‘Red (Taylor’s Version)’ is all too good

How Swift turned heartbreak into a masterpiece

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By Shannon Moore, Collegian Correspondent

On Nov. 12, over nine years since the album was originally released, Taylor Swift released “Red (Taylor’s Version).” Swift delivers thirty songs chock full of emotion: all her original music, recorded and reproduced, previously unreleased songs ‘From The Vault’ and the much anticipated 10-minute version of “All Too Well.” Her lyricism and storytelling ability shines, as she proves that an artist truly knows their work the best.

One might be wondering, ‘why rerecord in the first place?’ Prior to the release of her album “Lover” in 2019, Swift didn’t own her masters, the copyright recordings of her work. She owns the lyrics, as she wrote them, but not the recordings of the songs themselves. This meant she only got a chunk of the profits, and most of the money went back to the record label. Since she did write the lyrics, however, she was free to re-record. And re-record she did.

Swift is setting an example with the rereleases of these albums. She’s making a point about artist autonomy and standing up for yourself in the industry, especially as a woman. She’s been extremely vocal about this issue, ensuring that future artists know it’s ok to advocate for themselves. First year and fellow “Swiftie,” Meghan McNulty describes how happy she is that “she’s taking ownership after being controlled by her label for so long.” Other fans are “angry that she has to rerecord in the first place,” says first year political science major Emma Hoffman.

“Red” is an extremely nostalgic album for fans everywhere, especially this generation. Personally, I was 10 years old when this album was first released, and it was one of the first albums I ever listened to on my own. I was ecstatic when I heard Red was the next album to be rerecorded, as I was eager to relive the memories attached to my youth. Hoffman had a similar experience, stating “’Red’ is the album that made me a Swiftie. It was also one of the first albums I owned a CD of.”

The album is also bringing Swift fans together all across campus. First year environmental science major Kirsten Szala-Krotkov described this process, saying “I was just seeing someone say on Yik Yak, you can hear Taylor Swift all across campus.” This album is a way for people to relive their childhoods and listen to the songs that brought them so much joy and comfort. Hoffman said that she “was excited as a fan that we get to relive the nostalgia of previous eras,” to which Szala-Krotkov agreed. Personally, I’ve had conversations with people I’ve never talked to before this weekend because of Swift. This album is a connecting experience for diehard fans and casual listeners alike.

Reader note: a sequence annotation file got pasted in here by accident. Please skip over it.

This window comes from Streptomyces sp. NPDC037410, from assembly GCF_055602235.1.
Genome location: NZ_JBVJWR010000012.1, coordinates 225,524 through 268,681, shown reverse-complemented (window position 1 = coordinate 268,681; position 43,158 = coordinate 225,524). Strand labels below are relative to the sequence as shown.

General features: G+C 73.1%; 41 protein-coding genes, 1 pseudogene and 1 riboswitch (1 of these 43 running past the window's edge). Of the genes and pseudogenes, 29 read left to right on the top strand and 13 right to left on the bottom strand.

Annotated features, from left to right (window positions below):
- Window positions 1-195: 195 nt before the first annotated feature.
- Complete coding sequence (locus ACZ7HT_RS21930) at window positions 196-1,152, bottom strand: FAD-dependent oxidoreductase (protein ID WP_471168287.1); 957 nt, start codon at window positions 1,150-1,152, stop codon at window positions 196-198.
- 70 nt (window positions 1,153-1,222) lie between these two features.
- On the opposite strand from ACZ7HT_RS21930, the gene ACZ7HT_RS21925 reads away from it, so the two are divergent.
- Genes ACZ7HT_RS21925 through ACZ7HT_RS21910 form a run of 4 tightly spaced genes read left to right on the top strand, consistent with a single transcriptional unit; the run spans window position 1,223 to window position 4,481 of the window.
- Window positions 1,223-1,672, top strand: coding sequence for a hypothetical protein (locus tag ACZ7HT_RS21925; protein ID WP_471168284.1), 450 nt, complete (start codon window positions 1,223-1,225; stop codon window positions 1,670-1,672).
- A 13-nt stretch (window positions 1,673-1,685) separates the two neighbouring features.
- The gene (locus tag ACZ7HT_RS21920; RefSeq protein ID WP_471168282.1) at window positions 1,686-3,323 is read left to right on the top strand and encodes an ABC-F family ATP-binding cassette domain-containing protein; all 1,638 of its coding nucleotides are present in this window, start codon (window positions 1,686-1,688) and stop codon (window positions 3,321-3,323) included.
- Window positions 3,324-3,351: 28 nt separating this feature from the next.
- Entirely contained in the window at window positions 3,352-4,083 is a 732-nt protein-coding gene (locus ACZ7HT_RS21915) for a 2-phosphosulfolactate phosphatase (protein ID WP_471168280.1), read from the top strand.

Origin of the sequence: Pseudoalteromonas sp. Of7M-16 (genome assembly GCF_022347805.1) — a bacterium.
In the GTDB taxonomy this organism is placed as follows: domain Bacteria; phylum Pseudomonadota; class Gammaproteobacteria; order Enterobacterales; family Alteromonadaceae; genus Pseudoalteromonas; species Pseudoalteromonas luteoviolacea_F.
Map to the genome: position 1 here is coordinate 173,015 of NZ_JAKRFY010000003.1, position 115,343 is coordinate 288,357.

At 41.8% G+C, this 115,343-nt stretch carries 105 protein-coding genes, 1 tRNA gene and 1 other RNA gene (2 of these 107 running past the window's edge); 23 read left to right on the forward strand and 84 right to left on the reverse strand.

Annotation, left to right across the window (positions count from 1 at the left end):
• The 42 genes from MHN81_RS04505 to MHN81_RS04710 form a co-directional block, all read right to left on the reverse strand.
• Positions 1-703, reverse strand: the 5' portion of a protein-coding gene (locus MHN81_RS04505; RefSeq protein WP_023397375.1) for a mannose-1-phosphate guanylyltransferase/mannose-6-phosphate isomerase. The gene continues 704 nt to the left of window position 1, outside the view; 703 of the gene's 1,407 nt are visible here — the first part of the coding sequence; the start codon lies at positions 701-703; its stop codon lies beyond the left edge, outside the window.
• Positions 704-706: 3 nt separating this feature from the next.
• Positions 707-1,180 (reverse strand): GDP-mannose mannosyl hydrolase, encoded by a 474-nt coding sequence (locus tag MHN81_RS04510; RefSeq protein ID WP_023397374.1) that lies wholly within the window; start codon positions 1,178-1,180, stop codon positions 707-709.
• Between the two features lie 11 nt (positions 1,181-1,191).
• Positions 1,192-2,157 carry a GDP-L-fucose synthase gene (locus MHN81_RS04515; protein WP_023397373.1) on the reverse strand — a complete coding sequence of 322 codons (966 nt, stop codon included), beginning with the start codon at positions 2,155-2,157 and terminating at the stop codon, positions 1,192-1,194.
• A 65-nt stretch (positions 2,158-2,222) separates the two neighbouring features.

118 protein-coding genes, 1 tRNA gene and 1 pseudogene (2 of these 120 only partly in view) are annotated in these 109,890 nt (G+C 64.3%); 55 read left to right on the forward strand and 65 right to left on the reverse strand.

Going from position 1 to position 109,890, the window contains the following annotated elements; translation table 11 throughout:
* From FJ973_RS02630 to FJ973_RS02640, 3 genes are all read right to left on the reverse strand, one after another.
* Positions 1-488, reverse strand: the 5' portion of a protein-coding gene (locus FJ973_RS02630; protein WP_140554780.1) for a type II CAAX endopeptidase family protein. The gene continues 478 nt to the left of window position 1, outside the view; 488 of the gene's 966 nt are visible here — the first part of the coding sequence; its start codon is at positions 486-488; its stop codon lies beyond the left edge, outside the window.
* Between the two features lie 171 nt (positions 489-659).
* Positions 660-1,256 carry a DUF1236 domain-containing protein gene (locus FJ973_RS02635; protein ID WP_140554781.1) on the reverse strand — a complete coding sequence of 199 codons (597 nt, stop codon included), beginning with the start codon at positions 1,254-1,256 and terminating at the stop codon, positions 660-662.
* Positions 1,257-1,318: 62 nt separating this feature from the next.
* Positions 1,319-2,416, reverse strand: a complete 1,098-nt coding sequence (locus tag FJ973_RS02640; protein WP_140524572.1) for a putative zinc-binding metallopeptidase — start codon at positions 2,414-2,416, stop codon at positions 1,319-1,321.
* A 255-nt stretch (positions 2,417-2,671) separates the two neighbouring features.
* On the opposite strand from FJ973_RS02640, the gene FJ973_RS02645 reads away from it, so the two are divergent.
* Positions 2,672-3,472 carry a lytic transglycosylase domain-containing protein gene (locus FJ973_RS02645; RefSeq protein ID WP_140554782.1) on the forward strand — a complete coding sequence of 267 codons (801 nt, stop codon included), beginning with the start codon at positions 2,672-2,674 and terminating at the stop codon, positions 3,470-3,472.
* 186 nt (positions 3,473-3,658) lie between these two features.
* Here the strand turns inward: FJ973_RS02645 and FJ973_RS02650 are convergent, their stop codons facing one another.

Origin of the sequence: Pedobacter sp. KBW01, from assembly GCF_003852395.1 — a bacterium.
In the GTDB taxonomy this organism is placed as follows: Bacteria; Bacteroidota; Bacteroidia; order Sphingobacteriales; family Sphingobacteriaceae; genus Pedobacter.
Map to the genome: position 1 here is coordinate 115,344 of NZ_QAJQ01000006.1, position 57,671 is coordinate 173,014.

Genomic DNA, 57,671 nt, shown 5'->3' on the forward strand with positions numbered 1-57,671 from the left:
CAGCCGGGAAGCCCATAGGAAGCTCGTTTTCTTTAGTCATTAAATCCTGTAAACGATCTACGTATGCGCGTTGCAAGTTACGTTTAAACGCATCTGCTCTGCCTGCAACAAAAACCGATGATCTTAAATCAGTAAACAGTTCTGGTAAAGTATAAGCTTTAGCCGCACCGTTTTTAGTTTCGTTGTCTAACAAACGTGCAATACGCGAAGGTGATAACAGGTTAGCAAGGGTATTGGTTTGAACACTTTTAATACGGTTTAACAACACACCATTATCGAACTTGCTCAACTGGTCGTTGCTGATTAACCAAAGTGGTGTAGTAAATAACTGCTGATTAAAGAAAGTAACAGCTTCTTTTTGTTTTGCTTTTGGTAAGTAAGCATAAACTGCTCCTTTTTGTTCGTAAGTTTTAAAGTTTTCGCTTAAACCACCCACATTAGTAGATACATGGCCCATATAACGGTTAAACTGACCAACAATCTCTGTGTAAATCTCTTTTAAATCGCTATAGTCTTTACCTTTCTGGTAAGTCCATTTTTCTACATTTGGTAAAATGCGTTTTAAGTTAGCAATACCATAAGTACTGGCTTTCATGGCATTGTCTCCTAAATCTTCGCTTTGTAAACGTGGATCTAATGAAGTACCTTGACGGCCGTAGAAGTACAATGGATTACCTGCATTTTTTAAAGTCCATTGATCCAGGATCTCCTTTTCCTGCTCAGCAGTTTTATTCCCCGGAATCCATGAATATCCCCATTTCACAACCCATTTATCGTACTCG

As for the album itself, Swift takes the heartbreak of the original to a whole new level. The recordings are more mature, both in Swift’s voice as well as the revamped production. McNulty points out that “you can really hear her matured voice and see how much she’s grown and developed over the years.” Some songs change entirely, for example “Girl At Home” has transformed from a country song to a hyper-pop ballad. The standouts, however, are the ‘From The Vault’ tracks, songs that Taylor wrote during the original Red era, but never released or recorded. Standouts include “Nothing New” featuring Phoebe Bridgers, an extremely vulnerable piece about growing up. Lyrics like “How can a person know everything at eighteen, but nothing at twenty two” are a punch in the gut, perfectly capturing how Swift views aging, specifically within the music industry. This is why Swift appeals to such a vast majority of listeners: she’s able to encapsulate an entire emotion in only a few words. She’s a master lyricist, which is why she’s still as big today as she was almost a decade ago.

The most anticipated and most loved track from the vault is “All Too Well (10-Minute Version) (Taylor’s Version) (From The Vault).” On the original album, “All Too Well” was a stand-out, widely regarded as one of Swift’s best songs. She recounts a whirlwind relationship that impacted her greatly, capturing heartbreak and the wonder of love. With the release of “Red (Taylor’s Version)” Swift reveals that the song was originally meant to be 10 minutes long. She doesn’t pull any punches this time, targeting the mystery man long believed to be Jake Gyllenhaal with multiple digs about his age and behavior.

Hoffman, McNulty and Szala-Krotkov stated the 10-minute version of “All Too Well” as their favorite song off the album and I have to agree. With lyrics like “you kept me like a secret, but I kept you like an oath” and “I was never good at telling jokes, but the punchline goes ‘I’ll get older, but your lovers stay my age,’” it’s no wonder this is a fan favorite. It’s a song to scream in the shower, a song to listen to when you’re angry or sad.

With the 10 minute version, Swift adds another layer of mastery to an already beloved classic, and the same can be said for the entire album. She’s always been about the fans, and even thanked them for allowing this album to happen, stating she would never have recorded if “you hadn’t emboldened me.” “Red (Taylor’s Version)” is a whirlwind of nostalgia and heartbreak. Even if you aren’t a self-proclaimed “Swiftie” like many others on campus, Taylor’s lyricism will carry you through. Who knows, maybe you’ll find yourself singing along too.

Shannon Moore can be reached at [email protected].